This is simply a stunning book that is magical but filled with heartache in equal measures. Meixing and her family arrive in The New Land in order to make a new life and give Meixing a good start in her education. However, tragedy strikes and it hits Meixing as you would expect. She ends up taking solace in her house and, particularly the glasshouse where her uncle used to potter and do his gardening. However, she finds out that the house is magical and responds when she needs comfort. This is written in second person perspective which makes you feel like you are Meixing. It is a raw but beautiful story that has stayed with me long after I read it. My book of the year so far.
This book is just beautiful. Beautiful in the way it is written, the language used and the images it conjures up. It's written in the second person which is unusual. However, the second person writing makes it incredibly personal and you feel like you are watching Meixing's life as a silent fly on the wall but willing her to do and say the right thing. I had a desperate feeling to help her and I am so grateful for the kind teacher in the story that understood the needs of the three "outsiders" as she brings them together to give them extra help in school as they try desperately to fit into their new country. Based on the author's own experiences made it even more sad that children probably still feel like this when they arrive in a new country and have to fit in. The magical house and glasshouse is just beautiful and adds such a richly deep dimension to the story in the way it helps Meixing and responds to her needs. All in all a beautiful story about culture, moving, fitting in, family and friendship. There are so many more questions and stories of characters I would like to learn more about.
A Glasshouse of Stars is a unique and powerful story of starting a new life in a new land. Inspired by the author’s childhood experiences, it provides insight into the lack of understanding and empathy often faced by those trying to find a home. This story will prompt valuable discussions about hardship, racism, bullying and how to be empathetic towards the circumstances of others.
A moving, magical, lyrical story with a beautiful and rare second-person narrative that transports you into Meixing's world. The very definition of empathy-building. It'll open up so many conversations about the immigrant experience - old lands and new lands, old languages and new languages, discovering new words and not finding them when you need them. Fitting in, finding your people, being proud of who you are, and so much about feelings and family and friendship. My heart broke and healed and soared. I'll be telling everyone about this precious book.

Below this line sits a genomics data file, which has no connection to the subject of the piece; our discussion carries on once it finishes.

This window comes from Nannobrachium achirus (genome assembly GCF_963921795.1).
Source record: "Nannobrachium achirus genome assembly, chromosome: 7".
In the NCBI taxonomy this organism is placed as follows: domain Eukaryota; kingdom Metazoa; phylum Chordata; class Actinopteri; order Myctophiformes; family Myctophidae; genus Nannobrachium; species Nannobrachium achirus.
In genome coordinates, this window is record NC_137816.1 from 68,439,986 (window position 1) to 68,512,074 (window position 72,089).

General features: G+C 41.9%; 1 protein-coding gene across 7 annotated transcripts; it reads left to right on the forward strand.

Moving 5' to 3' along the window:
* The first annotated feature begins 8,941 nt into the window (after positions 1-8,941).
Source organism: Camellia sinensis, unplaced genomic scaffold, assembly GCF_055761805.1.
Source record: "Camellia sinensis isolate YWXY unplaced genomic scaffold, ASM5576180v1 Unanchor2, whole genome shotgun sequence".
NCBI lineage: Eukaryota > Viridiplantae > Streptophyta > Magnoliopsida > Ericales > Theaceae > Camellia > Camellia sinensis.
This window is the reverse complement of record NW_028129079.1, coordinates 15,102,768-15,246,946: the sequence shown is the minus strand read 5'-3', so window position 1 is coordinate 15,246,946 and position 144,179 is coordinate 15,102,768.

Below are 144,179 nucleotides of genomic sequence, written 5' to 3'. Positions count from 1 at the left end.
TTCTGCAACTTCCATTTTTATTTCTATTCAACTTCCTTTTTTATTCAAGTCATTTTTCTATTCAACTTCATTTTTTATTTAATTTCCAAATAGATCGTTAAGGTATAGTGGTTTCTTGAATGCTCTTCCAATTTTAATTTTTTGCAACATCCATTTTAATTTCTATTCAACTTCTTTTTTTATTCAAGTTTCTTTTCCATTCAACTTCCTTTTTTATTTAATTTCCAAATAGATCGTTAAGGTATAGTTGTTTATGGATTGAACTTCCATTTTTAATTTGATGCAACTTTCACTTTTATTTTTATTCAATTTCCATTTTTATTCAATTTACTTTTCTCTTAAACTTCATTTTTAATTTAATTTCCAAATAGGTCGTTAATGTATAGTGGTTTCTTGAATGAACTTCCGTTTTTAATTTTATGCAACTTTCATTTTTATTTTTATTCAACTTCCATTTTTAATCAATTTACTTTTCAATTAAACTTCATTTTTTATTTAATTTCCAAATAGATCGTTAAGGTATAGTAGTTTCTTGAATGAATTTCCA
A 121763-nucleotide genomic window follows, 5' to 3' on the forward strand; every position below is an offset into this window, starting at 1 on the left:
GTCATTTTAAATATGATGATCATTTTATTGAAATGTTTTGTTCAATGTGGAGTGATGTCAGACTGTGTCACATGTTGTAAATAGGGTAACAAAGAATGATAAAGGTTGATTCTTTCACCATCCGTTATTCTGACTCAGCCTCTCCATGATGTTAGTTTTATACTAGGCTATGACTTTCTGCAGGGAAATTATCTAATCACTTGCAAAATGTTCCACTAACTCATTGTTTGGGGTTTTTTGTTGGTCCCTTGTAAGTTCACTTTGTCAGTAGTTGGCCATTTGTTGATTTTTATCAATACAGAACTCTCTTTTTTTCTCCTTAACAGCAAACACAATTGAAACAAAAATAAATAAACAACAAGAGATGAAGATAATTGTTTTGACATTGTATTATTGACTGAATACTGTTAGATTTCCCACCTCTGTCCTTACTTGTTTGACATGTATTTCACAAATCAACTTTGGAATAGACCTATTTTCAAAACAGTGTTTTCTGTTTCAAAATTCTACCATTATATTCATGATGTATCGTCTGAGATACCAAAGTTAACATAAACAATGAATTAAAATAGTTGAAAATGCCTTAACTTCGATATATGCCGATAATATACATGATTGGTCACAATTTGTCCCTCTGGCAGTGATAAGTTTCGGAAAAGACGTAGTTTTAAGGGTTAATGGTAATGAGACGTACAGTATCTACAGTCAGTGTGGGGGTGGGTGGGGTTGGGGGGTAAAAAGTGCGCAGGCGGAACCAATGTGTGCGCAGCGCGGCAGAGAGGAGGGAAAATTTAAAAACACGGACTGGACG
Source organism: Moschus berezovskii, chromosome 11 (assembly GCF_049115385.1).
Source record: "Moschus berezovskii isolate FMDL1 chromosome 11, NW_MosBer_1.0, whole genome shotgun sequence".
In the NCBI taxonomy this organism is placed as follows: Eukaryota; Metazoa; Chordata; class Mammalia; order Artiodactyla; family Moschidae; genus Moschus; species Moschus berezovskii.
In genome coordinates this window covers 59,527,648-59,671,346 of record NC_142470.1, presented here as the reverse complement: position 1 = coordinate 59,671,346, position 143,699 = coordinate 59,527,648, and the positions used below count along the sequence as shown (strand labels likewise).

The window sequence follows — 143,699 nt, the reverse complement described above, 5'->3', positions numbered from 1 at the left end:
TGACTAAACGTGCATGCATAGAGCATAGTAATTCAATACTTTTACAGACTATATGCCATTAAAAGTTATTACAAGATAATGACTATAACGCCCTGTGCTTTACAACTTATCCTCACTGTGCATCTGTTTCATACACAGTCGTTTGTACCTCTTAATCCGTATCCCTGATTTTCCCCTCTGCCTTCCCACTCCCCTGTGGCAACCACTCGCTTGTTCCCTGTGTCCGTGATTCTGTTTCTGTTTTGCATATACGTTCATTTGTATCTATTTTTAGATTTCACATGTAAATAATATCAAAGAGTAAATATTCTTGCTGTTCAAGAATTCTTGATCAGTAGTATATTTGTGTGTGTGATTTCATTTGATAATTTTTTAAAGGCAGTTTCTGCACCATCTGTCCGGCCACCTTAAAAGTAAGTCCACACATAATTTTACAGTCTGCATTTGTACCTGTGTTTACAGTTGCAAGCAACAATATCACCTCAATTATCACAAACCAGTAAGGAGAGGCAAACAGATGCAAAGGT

This magical story is a must read. Meixing arrives with her family to the New Land, and encounters tragedy and racism. The reader is submerged into the confusion, helplessness and barriers communication has on her newly arrived family. Help comes in the form of a neighbour, two new friends (both with their own complex history) and a school teacher. Meixing is able to escape and dream in her glasshouse and through this magic we are able to dream of the possibilities her future life will hold. With this hope in mind, we will her on, in her daily struggles. Written in the second person, this book is immersive and a powerful testament to migration. It will leave an imprint on your heart and I will certainly discuss this title with my teacher friends. I look forward to sharing this story with my children, for us to enjoy and discuss together. I feel this book would be most suitable for KS 3 pupils (Year 7 and above). Thank you NetGalley for this ARC in return for an honest review.
Thank you to Netgalley and the Publisher for providing me with a copy of Glasshouse of Stars, in exchange for a book review. This review may contain spoilers. Written in the second person POV, which I am not used to reading in, but in fact I found the story made more of an impact written this way. A beautiful introduction to the story by painting the house - from her first impressions outside, to her exploration inside. Meixing’s worries as a child felt so real. I can recall feeling them as a young child; her thoughts and confused feelings about her little world of Ma Ma, Ba Ba and she and worries about the changes to her little world and not wanting to grow up. You really feel Meixing’s emotions oozing out of the pages; her frustration and upset in trying to communicate the truth to those that would treat her unfairly or unkindly. To put her feelings of loss aside in order to help her grieving mother cope, was a huge tearjerker for me. Her empathy towards two boys who have troubles of their own. The magical element of the story was abstract, imaginary and wonderful. And made so much sense when tied in with the emotions of the story. This book is breathtaking. It draws out the thoughts and daydreams of a young child, just as real as if I had experienced them when reading. In addition, I found the information and questions that Shirley posed at the end of the book (for her readers and for classroom discourse), thoughtful and strengthening. This is a book I hold close to my heart and never want to let go of. It is one of the best books of its genre I have read.